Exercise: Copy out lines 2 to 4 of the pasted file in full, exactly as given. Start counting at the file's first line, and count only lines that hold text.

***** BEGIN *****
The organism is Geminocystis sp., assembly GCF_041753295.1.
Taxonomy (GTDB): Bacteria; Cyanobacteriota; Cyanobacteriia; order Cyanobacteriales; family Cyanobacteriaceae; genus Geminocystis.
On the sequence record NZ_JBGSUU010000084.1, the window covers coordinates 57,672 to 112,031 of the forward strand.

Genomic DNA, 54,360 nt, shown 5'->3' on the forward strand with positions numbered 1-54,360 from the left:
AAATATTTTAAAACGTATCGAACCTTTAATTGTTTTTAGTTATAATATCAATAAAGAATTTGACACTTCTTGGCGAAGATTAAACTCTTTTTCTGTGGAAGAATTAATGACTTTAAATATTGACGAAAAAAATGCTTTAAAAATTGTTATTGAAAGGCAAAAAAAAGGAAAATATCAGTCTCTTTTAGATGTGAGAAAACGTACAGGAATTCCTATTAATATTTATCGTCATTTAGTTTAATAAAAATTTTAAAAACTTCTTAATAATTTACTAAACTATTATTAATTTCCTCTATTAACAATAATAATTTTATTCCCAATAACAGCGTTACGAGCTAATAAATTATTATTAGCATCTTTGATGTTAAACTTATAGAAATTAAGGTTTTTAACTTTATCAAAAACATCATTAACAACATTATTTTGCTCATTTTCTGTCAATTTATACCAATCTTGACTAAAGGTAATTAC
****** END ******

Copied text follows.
Taxonomy (GTDB): Bacteria; Cyanobacteriota; Cyanobacteriia; order Cyanobacteriales; family Cyanobacteriaceae; genus Geminocystis.
On the sequence record NZ_JBGSUU010000084.1, the window covers coordinates 57,672 to 112,031 of the forward strand.

Genomic DNA, 54,360 nt, shown 5'->3' on the forward strand with positions numbered 1-54,360 from the left: